Sometimes people talk about depression, like they have known it. Some people do, while some don't.
You can sift them easily though. The one who talks about depression as the refuge for losers - that one, my friends, is an imposter. Because no one who has experienced the raw power of depression understands it, definitely not call it as the refuge of the losers. How do I know? Because I was one of them.
Two nights after my dad's death and three days ahead of my canceled wedding, I experienced it. Mine was the raging kind - anger, guilt, sorrow, fury - lethally streamed into my nerves. I drove my motorbike into the busy street, so hard, I lost control of it and skid a few feet in the darkness of the night. One guy came to ask me if I was alright, as I parked my bike and tried to assess the damage. Another guy harassing me to take a ride in his auto-rickshaw. Emotions rushed to my brain and I just stopped short of screaming.
And in less than 10 seconds, everyone left. I was alone. Only scars left on my left shoulder that constantly reminds me of that day. I joke of it today as the Madagascar tattoo - it is shaped like the island of Madagascar.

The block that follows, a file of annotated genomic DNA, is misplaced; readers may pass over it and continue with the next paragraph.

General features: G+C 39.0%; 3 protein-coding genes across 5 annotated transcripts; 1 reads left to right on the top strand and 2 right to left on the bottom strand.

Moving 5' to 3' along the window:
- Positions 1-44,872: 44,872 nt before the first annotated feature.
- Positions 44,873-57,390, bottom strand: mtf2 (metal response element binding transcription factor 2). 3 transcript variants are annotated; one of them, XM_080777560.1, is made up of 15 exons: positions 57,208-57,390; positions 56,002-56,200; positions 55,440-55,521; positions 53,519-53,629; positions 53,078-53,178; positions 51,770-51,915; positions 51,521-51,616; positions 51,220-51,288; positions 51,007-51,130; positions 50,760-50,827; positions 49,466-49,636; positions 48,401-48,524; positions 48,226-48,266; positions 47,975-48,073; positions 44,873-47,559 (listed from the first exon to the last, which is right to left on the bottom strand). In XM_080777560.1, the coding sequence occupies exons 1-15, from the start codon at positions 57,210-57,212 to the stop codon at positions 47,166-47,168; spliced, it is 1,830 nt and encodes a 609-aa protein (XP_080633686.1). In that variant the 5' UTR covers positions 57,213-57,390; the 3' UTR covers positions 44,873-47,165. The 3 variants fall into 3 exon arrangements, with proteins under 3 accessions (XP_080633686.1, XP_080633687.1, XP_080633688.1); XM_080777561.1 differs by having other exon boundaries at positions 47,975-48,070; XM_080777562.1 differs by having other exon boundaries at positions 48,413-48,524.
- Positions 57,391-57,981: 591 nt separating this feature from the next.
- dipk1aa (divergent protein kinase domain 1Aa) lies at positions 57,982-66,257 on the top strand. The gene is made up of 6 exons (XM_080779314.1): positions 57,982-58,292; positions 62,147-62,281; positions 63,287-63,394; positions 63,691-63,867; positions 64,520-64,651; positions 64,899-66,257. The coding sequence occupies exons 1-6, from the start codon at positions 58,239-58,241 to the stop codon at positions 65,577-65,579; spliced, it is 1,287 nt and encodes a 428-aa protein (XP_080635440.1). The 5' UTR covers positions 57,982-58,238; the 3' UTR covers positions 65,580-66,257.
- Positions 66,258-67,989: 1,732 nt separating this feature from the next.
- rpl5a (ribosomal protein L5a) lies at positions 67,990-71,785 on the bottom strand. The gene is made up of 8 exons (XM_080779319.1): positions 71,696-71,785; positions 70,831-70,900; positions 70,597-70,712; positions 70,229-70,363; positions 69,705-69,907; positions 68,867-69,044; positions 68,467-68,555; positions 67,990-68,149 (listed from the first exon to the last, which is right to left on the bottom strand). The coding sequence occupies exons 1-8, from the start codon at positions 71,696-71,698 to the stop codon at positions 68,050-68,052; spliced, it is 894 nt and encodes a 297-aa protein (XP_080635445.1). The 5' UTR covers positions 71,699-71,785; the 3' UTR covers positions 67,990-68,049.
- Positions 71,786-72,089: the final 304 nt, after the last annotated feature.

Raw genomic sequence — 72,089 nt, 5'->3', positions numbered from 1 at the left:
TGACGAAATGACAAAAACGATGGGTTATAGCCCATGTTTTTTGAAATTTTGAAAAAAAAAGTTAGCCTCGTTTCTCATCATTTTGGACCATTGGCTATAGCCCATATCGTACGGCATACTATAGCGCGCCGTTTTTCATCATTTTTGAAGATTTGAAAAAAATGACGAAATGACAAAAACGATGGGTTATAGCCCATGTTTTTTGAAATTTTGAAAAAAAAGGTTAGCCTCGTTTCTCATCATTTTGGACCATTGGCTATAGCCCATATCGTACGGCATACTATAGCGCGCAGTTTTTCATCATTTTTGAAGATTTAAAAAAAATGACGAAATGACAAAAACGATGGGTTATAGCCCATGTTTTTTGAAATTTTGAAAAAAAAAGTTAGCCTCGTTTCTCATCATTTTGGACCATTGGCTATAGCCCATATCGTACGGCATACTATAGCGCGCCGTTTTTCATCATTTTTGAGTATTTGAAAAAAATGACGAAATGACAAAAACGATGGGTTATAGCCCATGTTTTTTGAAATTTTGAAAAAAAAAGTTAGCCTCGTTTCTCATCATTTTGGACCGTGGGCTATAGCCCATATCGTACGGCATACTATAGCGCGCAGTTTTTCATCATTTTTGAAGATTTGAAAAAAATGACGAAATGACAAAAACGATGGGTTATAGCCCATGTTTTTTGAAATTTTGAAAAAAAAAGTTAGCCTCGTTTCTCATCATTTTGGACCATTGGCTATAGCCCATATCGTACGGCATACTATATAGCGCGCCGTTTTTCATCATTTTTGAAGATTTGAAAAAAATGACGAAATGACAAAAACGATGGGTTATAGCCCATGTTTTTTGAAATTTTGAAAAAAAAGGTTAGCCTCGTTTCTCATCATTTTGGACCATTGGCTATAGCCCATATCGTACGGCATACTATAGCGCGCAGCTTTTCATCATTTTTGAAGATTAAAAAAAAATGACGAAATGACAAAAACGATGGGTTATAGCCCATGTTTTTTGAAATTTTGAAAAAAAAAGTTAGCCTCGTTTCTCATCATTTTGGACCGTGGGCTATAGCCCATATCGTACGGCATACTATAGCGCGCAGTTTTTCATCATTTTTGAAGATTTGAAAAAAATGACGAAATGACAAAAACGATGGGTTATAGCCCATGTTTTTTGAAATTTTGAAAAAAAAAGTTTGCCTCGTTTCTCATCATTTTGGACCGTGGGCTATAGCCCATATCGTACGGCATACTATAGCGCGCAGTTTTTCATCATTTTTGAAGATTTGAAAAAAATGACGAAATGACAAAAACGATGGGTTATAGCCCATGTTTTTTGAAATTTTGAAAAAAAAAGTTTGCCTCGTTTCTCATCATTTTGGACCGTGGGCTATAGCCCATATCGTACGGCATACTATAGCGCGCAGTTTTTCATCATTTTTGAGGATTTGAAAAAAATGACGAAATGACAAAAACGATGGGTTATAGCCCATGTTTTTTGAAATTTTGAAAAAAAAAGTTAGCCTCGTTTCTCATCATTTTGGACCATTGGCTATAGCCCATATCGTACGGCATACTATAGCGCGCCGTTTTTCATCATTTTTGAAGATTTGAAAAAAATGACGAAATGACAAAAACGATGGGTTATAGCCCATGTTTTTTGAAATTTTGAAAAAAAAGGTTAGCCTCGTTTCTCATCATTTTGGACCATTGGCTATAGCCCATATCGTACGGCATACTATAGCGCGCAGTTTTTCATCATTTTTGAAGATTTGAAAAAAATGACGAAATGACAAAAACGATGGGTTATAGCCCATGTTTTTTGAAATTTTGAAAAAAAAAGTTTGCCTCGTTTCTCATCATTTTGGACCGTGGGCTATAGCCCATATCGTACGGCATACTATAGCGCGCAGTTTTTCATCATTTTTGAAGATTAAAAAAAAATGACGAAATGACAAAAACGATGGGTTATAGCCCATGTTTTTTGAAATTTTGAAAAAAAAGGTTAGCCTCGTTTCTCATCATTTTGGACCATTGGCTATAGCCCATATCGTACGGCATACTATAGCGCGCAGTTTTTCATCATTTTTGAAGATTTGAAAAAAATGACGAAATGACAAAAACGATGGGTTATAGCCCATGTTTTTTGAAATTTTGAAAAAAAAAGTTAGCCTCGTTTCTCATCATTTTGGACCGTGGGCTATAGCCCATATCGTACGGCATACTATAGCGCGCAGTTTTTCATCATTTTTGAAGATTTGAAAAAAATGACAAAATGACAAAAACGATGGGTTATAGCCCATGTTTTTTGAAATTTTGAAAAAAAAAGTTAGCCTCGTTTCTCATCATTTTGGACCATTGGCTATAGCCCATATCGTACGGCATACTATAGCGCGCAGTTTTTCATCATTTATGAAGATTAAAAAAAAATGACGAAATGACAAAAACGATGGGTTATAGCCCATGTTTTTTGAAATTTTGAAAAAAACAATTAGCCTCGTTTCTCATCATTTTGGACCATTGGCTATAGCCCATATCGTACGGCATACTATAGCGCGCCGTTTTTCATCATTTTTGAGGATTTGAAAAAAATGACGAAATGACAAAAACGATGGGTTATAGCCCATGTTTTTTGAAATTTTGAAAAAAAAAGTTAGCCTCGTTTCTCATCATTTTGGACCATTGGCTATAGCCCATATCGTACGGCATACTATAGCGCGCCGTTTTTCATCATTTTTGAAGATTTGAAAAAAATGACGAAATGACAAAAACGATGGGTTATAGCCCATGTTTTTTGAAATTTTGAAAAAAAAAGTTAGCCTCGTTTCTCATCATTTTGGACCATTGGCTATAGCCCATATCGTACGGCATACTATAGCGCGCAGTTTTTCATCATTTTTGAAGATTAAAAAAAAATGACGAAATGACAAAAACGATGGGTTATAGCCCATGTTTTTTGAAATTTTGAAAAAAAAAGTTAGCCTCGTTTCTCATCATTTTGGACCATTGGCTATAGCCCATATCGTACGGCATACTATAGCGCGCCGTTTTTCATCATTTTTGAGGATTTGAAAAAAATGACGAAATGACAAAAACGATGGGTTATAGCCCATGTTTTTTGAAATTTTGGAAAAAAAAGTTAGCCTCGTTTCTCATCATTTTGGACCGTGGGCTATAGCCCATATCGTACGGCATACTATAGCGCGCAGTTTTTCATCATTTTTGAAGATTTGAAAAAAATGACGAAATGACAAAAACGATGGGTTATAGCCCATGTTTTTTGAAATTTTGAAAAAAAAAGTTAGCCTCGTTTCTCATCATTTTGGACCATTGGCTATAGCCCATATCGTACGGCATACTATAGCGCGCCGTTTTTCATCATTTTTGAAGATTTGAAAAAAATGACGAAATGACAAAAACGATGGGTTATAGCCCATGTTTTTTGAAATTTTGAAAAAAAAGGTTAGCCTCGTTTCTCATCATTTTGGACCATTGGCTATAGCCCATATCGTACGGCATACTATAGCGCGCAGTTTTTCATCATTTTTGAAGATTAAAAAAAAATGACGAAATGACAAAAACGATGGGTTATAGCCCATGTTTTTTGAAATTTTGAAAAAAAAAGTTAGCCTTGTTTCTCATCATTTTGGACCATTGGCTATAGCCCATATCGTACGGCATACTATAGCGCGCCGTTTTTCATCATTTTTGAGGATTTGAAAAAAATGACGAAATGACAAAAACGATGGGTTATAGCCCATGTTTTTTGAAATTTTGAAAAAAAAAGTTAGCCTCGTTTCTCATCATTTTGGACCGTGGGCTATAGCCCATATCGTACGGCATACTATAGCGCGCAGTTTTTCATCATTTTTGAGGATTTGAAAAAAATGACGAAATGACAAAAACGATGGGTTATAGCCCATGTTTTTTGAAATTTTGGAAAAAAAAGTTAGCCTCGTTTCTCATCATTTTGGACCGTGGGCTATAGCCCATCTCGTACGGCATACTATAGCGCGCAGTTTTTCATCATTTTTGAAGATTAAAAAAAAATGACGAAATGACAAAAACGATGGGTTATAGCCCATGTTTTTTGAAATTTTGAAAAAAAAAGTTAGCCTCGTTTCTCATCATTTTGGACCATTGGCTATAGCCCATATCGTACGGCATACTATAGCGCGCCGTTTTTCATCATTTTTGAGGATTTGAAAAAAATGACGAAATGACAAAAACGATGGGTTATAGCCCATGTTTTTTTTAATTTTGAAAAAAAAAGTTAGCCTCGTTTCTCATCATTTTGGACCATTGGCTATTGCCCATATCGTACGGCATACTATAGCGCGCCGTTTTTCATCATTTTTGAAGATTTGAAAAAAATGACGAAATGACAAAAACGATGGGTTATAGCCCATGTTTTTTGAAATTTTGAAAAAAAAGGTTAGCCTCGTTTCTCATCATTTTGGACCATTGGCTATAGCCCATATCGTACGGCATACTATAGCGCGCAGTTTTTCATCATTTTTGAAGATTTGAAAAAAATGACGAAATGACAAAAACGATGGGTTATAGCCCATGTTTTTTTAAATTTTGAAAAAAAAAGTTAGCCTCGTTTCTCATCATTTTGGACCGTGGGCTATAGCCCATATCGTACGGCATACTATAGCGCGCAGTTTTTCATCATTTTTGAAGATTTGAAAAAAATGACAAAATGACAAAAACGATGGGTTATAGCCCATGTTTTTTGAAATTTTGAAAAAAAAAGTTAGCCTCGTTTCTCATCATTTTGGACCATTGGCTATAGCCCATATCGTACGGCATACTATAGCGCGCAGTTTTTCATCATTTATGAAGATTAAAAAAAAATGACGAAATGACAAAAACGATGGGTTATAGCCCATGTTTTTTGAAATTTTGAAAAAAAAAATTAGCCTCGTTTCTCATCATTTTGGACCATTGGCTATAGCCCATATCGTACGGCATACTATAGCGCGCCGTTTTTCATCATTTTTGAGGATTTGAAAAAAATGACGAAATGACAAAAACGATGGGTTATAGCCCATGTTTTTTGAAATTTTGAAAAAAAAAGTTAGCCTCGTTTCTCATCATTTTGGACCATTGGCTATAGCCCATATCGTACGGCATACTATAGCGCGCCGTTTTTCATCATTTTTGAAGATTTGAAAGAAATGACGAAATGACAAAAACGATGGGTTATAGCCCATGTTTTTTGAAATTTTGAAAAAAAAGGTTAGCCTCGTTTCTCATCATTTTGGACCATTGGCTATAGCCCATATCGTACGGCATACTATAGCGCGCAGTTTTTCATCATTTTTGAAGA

The problem is no one prepares you for grieve, for loss. For a deranged combination of anger, sadness and confusion - you refuse to come to terms with it. And it stays and triggers, sometimes in the most unexpected of places and time. For instance, I cannot see death scenes anymore in the movies. Heck, I cannot watch certain movies - the ones I enjoyed because dad and I watched them together.
I think it is even hard to come to terms about losing a terminally ill father. If it were left to me, I would prefer a sudden death. Something about seeing a person go progressively worse and incapacitated, shatters your soul. I have seen it with my eyes, losing hope, feeling low and insecure. It makes you question faith, meaning and purpose of your existence. There were a million occasions then, when I asked myself - Why cant I solve this? Who is responsible for this?
The night before his death, we fought, verbally for several hours. We had our differences and we had our egos - something that I have understood late is the most useless and most destructive thing in a relationship. And few seconds before his death he wanted to speak to me - I had slept for just 3 hours and refused to get up. I will never know what he wanted to say. All that remained was his gasping face (later I would come to know he had a respiratory failure that explained his gasping). Raw and stinging image burned into my brain cells - I will never be able to wipe out.
And that was the last day I truly prayed from my heart. Prayers are ok, but I now put faith in people who stood by me, and myself.